Today's mash-up includes a new piece, a relatively recent fabric design, and a vintage (or possibly antique) textile from San Francisco's Asian museum.
We've got John Robshaw's ever-versatile handprinted linen, Lanka Oyster, Anthro's just-out-for-spring striped linen pillow in whisper soft pink, and a deeper-than-deep Thai silk ikat that could be circa 1900 or later 20th century. The latter is not currently part of a special exhibition but there are a few textiles to be spied in the old Indian paintings included in Yoga: The Art of Transformation. (Many look a bit like fore bearers of Lanka.) This traveling show is the first major exhibition to delve into yoga, specifically from a visual perspective. Yoga will be on view through May 25.
[Detail: Enid A. Haupt Conservatory at the NYBG.]
Yesterday I stumbled across a Horst image from a past post (the one that also includes Franco Zeffirelli's wild pants and Indian cushions). It should've been added here or mentioned as a follow up to the orchid pot story.
[Photo by Horst, 1973 as seen in Horst Interiors.]
Compared to the director's pants, Enid Annenberg Haupt's three-dimensional still life may seem tame, but it actually holds a lot of interesting juxtapositions: the lines of her luminous Rothko are repeated on an earthy, unpretentious piece of pottery, and both of these are starkly contrasted with the exuberant twists and turns of her Louis XV console and prized orchids. Using a magnifying glass, I make out slits in at least one of her terra cotta orchid pots. And the roots seem to be enjoying their freedom.
The pictured Rothko, Orange and Tan, was later given to the NGA.
[Detail: Kris Iden, Hortus Conclusus (Anatomy), 2013. Mixed materials and beeswax. Click for full view.]
Critics have likened Virginia-based artist Kris Iden's ethereal prints and mixed media drawings to visual poems. Some of her pieces literally incorporate text while others do not, but the relationship between words and images is a topic she'll explore in a special workshop, Saturday, April 19 from 9 a.m. to noon at Hollins. It's a program offered in conjunction with Iden's spring exhibition at the University's Eleanor D. Wilson Museum, and during the event participants will learn how literature can be a jumping off point for visual art. Details here.
[Images via Frances Palmer]
Mark Rothko's classic paintings -- his floating rectangles and abstract, moody bands of color that emerged in the late 1940s -- are such a part of our visual vocabulary. Before reading the name that potter, gardener and art historian Frances Palmer has given her contemporary ceramic hand pitchers, we instantly think of the pioneering 20th century painter.
But if you're a little hazy on how Rothko arrived at his iconic style, the NGA offers a great online primer. Click through to learn more about the Russian-born immigrant, his journey toward abstraction, and the many nuances of his color-washed works of the 50s and 60s. The Museum also has online a short documentary (like less than 10 minutes), produced in conjunction with the past exhibition, In the Tower: Mark Rothko.
[Detail: Felt mosaic. Kyrgyz, Central Asia. Circa mid-20th century. Via Meller's Bazaar.]
[From TASCHEN's Henri Matisse: Cut-Outs- Drawing With Scissors.]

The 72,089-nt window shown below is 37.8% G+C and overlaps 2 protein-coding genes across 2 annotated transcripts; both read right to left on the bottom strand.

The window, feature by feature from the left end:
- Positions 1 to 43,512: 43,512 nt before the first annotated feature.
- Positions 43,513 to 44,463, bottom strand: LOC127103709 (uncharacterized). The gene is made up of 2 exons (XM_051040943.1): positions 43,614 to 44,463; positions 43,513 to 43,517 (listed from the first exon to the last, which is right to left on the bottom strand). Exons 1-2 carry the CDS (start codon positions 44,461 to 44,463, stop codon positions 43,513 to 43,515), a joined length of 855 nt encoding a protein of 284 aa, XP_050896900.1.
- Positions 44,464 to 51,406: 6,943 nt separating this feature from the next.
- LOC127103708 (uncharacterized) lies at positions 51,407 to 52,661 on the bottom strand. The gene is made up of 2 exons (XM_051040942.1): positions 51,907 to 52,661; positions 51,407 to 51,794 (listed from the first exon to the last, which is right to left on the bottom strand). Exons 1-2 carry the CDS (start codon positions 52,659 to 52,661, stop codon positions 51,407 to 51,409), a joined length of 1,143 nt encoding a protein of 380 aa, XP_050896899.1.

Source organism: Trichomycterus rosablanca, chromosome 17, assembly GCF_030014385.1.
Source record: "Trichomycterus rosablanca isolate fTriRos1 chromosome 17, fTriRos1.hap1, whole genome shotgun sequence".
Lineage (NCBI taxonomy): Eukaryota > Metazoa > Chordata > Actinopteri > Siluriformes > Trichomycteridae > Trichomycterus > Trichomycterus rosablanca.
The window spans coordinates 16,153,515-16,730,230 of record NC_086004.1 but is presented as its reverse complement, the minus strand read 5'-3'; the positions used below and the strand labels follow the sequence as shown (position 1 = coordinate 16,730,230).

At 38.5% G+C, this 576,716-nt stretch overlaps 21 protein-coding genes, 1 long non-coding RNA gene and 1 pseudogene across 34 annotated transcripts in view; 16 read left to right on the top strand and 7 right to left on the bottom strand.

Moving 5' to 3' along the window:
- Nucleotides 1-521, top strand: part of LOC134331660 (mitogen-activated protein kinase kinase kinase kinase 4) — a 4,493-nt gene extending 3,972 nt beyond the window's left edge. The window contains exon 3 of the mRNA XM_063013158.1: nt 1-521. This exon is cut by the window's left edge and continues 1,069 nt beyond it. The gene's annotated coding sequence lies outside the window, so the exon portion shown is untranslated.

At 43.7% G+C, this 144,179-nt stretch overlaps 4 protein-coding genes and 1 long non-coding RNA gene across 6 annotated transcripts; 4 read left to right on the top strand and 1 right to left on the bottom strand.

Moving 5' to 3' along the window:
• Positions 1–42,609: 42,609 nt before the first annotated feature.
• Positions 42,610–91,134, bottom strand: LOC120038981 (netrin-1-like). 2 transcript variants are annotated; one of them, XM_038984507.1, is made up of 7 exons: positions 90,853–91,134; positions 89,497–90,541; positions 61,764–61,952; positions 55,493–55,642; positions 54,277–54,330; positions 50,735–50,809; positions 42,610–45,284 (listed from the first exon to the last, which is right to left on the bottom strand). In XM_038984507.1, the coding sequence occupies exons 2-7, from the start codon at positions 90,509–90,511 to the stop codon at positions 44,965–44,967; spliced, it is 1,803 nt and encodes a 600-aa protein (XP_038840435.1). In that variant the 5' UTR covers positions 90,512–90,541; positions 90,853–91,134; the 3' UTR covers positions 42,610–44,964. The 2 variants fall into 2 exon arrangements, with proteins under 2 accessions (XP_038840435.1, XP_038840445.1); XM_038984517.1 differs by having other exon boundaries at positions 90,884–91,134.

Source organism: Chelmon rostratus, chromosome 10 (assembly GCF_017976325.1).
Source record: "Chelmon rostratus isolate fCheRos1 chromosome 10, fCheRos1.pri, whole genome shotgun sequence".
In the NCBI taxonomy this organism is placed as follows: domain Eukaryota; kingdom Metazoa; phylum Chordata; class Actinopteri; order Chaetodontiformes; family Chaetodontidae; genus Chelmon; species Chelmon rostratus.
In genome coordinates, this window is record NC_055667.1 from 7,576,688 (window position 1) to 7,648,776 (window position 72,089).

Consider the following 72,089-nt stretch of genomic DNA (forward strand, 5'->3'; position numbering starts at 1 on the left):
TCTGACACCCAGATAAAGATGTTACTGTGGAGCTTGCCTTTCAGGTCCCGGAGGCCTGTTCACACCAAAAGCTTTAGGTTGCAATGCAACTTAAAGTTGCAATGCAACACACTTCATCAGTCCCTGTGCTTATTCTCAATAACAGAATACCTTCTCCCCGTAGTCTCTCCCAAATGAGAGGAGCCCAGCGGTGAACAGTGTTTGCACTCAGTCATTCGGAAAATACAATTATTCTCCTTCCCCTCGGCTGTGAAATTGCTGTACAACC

But when I noticed one of the envelope-shaped Central Asian storage bags (bokche) that was originally featured in the textile historian's book, Silk and Cotton, is now available in her shop, I thought it was calling out to be paired.
[Henri Matisse, oil on canvas. Click here for more.]
Many pieces from Matisse's own textile collection can be seen in his 1924 painting, Interior, Flowers and Parakeets. This layered still life is part of the famous Cone Collection and is currently on view at the MIA in Matisse: Masterworks from the Baltimore Museum of Art.
Related past post: Mood Indigo.
This stylized Indian floral cloth from LACMA's collection makes me think so much of the spread pictured in the Mughal painting in the previously mentioned MIA show, Imperial Nature.
[18th-century Mughal floor spread. Cotton plain weave with silk chain stitch embroidery, wrapped metal thread with silk core, and silk quilting. From the Nasli and Alice Heeramaneck Collection, Museum Associates Purchase, LACMA.]
Look at the details.
Similar to the MIA exhibition, LACMA currently has on view a show that also explores English art patronage in colonial India, and demonstrates how Indian artists and craftsmen adapted their styles to suit European tastes. So, again, it's about beautiful wares that resulted from the cultural mash-up. Princely Traditions and Colonial Pursuits in India continues at LACMA through October 12, 2014.
On Monday, March 10, at 6:30 p.m., food historian Maite Gomez-Rejon will lead a private tour of the show, discussing native Indian ingredients that were sent to England. Later in the evening an East meets West dinner will be offered at Ray's. Details here.
[Jar with design of bamboo and plum trees. 16th to 17th century. National Museum of Korea.]
One hundred and fifty Joseon dynasty pieces including textiles, ceramics, lacquer, furniture, photographs, metalwork, screen painting and calligraphy have been chosen for the States' first major survey.
[Late-19th-century box with ox-horn decoration. National Museum of Korea.]
[Photo by Heunkang Seo. Cheonguijeong Pavilion, Changdeoak Palace.]
[Sulphur-crested cockatoo (Cacatua galerita) on a custard apple branch (Annona reticulata) (LI901.6), Lent by the Radcliffe Science Library, University of Oxford, to the Ashmolean.]
I didn't have any design-related images of celery or kale to share (although there is a leafy green apple branch, above), but in honor of Portlandia's upcoming fourth season, this post has birds on it.
[Via the MIA]
Long before there was a Portland, Oregon, Lady Impey (Mary) and her husband, Chief Justice Sir Elijah Impey, put lots of birds around. In fact, as part of the early group of English transplants in Calcutta during the 18th century, the couple hired three Indian artists to paint their menagerie of birds, plants, and animals. Lady Mary's art collection grew to include 200 drawings of birds and is highly prized today. (Some of you may remember the Ashmolean's recent show, Lady Impey’s Bird Paintings.)
Right now eleven “Lady Impey” paintings can be seen in the States at the Minneapolis Institute of Arts (MIA), as part of the exhibition Imperial Nature: Flora, Fauna, and Colonialism in India. This newly opened show delves into the British-Indian cultural mash-up of the colonial era, touching on global trade, natural science and arts patronage. It continues through April 20, 2014. (Thanks to Enfilade for the alert!)
[There may or may not be a bird in this 18th-century garden scene from the MIA's show, but I couldn't pass by the fantastic bordered floor cloth and that densely patterned canopy. Click for larger view.]
New at Cistanthe: airy hand-embroideries.